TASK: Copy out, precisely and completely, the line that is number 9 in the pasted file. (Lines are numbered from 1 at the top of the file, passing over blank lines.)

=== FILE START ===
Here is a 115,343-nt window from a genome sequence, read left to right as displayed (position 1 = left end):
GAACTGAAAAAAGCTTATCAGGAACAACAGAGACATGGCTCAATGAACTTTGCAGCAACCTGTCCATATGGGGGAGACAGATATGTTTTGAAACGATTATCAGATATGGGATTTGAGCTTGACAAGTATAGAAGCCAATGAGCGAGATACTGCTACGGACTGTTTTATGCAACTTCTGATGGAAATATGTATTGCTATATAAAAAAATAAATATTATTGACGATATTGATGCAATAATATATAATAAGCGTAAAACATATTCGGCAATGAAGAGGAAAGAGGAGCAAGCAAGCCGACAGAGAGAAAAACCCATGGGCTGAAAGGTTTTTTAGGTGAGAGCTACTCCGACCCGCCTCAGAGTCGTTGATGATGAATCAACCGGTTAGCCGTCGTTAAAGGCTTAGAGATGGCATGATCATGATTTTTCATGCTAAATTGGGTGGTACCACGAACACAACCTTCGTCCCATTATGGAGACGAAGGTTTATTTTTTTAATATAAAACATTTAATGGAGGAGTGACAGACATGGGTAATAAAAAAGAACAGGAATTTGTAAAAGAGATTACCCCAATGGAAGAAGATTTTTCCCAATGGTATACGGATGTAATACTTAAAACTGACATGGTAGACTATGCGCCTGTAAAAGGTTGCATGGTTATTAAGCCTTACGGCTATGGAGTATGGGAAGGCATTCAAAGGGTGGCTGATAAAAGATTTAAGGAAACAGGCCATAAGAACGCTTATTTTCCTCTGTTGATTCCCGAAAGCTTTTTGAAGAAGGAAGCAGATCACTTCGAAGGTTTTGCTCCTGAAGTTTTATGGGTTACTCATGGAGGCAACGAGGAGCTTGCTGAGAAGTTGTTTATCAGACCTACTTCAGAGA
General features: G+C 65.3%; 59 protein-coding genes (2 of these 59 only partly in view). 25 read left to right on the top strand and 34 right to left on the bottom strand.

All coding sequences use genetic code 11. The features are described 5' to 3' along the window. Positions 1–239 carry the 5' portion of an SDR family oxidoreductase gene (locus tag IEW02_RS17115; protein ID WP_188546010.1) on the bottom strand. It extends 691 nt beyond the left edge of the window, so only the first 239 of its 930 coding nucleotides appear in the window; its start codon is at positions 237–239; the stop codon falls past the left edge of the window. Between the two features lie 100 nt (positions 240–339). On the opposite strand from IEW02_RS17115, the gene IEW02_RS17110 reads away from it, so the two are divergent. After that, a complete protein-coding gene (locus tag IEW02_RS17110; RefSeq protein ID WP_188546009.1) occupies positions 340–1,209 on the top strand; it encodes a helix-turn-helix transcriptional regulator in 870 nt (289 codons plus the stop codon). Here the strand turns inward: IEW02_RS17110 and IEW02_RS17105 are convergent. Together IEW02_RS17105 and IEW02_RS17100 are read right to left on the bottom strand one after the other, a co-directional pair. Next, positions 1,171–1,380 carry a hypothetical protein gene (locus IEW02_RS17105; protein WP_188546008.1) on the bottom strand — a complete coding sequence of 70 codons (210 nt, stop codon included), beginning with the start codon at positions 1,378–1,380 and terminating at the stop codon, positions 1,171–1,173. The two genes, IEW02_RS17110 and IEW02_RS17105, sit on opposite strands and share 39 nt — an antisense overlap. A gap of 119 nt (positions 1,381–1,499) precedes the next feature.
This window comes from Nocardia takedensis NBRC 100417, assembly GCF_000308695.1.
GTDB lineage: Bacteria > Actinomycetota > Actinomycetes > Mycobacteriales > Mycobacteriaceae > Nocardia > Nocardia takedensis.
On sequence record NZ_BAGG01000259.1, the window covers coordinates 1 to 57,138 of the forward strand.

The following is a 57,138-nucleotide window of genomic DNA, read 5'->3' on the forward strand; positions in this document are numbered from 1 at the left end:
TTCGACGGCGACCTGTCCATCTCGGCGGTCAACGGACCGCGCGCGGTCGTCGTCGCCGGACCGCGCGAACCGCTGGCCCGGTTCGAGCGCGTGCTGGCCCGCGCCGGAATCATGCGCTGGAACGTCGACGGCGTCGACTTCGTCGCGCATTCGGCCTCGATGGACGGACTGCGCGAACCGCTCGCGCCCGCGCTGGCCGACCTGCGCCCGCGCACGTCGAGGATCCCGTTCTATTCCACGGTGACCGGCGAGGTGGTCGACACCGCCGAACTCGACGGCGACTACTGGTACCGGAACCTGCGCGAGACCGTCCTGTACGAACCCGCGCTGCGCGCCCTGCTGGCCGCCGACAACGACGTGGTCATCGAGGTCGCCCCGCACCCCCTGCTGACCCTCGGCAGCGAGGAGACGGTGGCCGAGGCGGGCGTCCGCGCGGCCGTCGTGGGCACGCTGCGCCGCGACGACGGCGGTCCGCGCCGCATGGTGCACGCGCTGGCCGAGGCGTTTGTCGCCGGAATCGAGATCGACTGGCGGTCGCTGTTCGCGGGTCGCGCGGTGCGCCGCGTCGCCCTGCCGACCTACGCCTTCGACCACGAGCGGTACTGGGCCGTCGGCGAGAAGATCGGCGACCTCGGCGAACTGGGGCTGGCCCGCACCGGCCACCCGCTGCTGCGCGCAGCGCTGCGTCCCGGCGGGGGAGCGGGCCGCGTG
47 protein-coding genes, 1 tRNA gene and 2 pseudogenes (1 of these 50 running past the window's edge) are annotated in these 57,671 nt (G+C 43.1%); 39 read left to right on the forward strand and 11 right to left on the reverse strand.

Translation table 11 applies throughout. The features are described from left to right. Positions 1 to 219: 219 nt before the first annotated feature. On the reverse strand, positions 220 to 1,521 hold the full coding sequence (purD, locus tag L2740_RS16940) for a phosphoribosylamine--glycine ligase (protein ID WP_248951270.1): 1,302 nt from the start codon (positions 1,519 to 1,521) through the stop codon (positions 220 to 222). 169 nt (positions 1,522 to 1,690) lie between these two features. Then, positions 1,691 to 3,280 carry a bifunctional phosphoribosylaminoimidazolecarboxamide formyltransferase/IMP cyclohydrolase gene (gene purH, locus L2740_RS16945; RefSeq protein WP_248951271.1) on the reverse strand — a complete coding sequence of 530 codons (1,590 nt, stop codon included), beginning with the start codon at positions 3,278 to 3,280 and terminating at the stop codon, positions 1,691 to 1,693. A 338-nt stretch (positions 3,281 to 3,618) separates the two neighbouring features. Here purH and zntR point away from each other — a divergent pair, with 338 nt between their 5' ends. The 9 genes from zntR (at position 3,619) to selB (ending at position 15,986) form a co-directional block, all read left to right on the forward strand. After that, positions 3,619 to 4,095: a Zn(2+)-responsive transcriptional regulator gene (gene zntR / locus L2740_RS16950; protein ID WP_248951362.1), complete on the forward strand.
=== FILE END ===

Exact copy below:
TTCGACGGCGACCTGTCCATCTCGGCGGTCAACGGACCGCGCGCGGTCGTCGTCGCCGGACCGCGCGAACCGCTGGCCCGGTTCGAGCGCGTGCTGGCCCGCGCCGGAATCATGCGCTGGAACGTCGACGGCGTCGACTTCGTCGCGCATTCGGCCTCGATGGACGGACTGCGCGAACCGCTCGCGCCCGCGCTGGCCGACCTGCGCCCGCGCACGTCGAGGATCCCGTTCTATTCCACGGTGACCGGCGAGGTGGTCGACACCGCCGAACTCGACGGCGACTACTGGTACCGGAACCTGCGCGAGACCGTCCTGTACGAACCCGCGCTGCGCGCCCTGCTGGCCGCCGACAACGACGTGGTCATCGAGGTCGCCCCGCACCCCCTGCTGACCCTCGGCAGCGAGGAGACGGTGGCCGAGGCGGGCGTCCGCGCGGCCGTCGTGGGCACGCTGCGCCGCGACGACGGCGGTCCGCGCCGCATGGTGCACGCGCTGGCCGAGGCGTTTGTCGCCGGAATCGAGATCGACTGGCGGTCGCTGTTCGCGGGTCGCGCGGTGCGCCGCGTCGCCCTGCCGACCTACGCCTTCGACCACGAGCGGTACTGGGCCGTCGGCGAGAAGATCGGCGACCTCGGCGAACTGGGGCTGGCCCGCACCGGCCACCCGCTGCTGCGCGCAGCGCTGCGTCCCGGCGGGGGAGCGGGCCGCGTG